Poll tax (United States)
In U.S. practice, a poll tax was used as a de facto or implicit pre-condition of the exercise of the ability to vote. This tax emerged in some states of the United States in the late 19th century as part of the Jim Crow laws. After the ability to vote was extended to all races by the enactment of the Fifteenth Amendment, many Southern states enacted poll tax laws as a means of restricting eligible voters; such laws often included a grandfather clause, which allowed any adult male whose father or grandfather had voted in a specific year prior to the abolition of slavery to vote without paying the tax. These laws, along with unfairly implemented literacy tests and extra-legal intimidation, achieved the desired effect of disfranchising African-American and Native American voters, as well as poor whites.
Southern state legislatures employed literacy tests as part of the voter registration process starting in the late 19th century.
Literacy tests, along with poll taxes and extra-legal intimidation, were used to deny suffrage to African-Americans. The first formal voter literacy tests were introduced in 1890.
At first, whites were exempted from the literacy test if they could meet alternate requirements (the grandfather clause) that, in practice, excluded blacks. The Grandfather Clause allowed an illiterate person to vote if he could show descent from someone who was eligible to vote before 1867 (when only whites could vote). Grandfather clauses were ruled unconstitutional by the United States Supreme Court in the case of Guinn v. United States (1915). Nevertheless, literacy tests continued to be used to disenfranchise blacks. The tests were usually administered orally by white local officials, who had complete discretion over who passed and who failed. Examples of questions asked of Blacks in Alabama included: naming all sixty-seven county judges in the state, naming the date on which Oklahoma was admitted to the Union, and declaring how many bubbles are in a bar of soap.
The Film Archives
Published on Aug 14, 2012
The African-American Civil Rights Movement (1955–1968) refers to the social movements in the United States aimed at outlawing racial discrimination against black Americans and restoring voting rights to them. This article covers the phase of the movement between 1955 and 1968, particularly in the South. The emergence of the Black Power Movement, which lasted roughly from 1966 to 1975, enlarged the aims of the Civil Rights Movement to include racial dignity, economic and political self-sufficiency, and freedom from oppression by white Americans.
The movement was characterized by major campaigns of civil resistance. Between 1955 and 1968, acts of nonviolent protest and civil disobedience produced crisis situations between activists and government authorities. Federal, state, and local governments, businesses, and communities often had to respond immediately to these situations that highlighted the inequities faced by African Americans. Forms of protest and/or civil disobedience included boycotts such as the successful Montgomery Bus Boycott (1955–1956) in Alabama; “sit-ins” such as the influential Greensboro sit-ins (1960) in North Carolina; marches, such as the Selma to Montgomery marches (1965) in Alabama; and a wide range of other nonviolent activities.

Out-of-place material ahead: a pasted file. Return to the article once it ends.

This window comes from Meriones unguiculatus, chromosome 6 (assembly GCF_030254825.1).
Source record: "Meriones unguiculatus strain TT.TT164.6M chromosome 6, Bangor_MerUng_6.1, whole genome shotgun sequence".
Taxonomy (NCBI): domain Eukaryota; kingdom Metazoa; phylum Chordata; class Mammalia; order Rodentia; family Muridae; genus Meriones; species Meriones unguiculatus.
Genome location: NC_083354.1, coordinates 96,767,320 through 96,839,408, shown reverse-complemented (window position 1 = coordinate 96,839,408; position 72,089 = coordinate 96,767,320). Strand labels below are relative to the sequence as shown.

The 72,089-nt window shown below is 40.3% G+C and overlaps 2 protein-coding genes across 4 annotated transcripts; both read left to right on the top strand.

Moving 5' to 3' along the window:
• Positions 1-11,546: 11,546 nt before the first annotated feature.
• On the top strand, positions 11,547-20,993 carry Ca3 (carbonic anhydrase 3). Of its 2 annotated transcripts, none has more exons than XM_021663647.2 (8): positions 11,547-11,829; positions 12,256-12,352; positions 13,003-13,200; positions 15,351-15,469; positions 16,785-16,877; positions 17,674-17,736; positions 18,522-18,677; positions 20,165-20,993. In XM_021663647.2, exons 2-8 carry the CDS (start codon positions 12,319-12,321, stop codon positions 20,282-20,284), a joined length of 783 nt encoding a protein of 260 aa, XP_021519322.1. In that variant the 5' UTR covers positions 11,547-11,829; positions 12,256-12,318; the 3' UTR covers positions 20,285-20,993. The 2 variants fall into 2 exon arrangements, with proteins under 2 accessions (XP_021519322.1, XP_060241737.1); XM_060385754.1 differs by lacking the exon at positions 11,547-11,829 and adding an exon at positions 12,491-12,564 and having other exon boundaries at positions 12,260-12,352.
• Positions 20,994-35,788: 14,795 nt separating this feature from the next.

Noted legislative achievements during this phase of the Civil Rights Movement were passage of Civil Rights Act of 1964, that banned discrimination based on “race, color, religion, or national origin” in employment practices and public accommodations; the Voting Rights Act of 1965, that restored and protected voting rights; the Immigration and Nationality Services Act of 1965, that dramatically opened entry to the U.S. to immigrants other than traditional European groups; and the Fair Housing Act of 1968, that banned discrimination in the sale or rental of housing. African Americans re-entered politics in the South, and across the country young people were inspired to action.
Desegregation busing in the United States (also known as forced busing or simply busing) is the practice of assigning and transporting students to schools in such a manner as to redress prior racial segregation of schools, or to overcome the effects of residential segregation on local school demographics.
Deodato – Afternoon of a foun 1972
Count Basie ft Joe Williams – The Comeback 1955
Julia Lee – Snatch & Grab it 1946
Louis Jordan – Saturday Night Fish Fry 1949
Count Basie – Paradise Squat 1952
Mr Henries 1v – Liberian girl
level 42 – it’s Over acoustic version
Laura Mvula ft Metropole Orchestra – Like the morning dew
Myriad3 – Undertow 2014
Chick Corea – Light as a Feather 1972
Herbie Hancock – Rain Dance 1974
Joe Zawinul – From Venice To Vienna
Avishai Cohen – shiosre 2014 (at the moment I’m in love with that tune)
Pat Metheny – Kin
The Oscar Peterson Trio – Rock of Ages 1970
Ron Carter – Saucer Eyes 1961
Harvey Mason – Set It Free 1977
Billy Cobham – Radioactive
Ron Carter Saucer Eyes 1961
Myriad3 – the Where 2014
Melody Gardot – Mira
Esperanza_Spalding – She got to you 2008
Jeff Lober – Galaxy 2012
I Level – Heart Aglow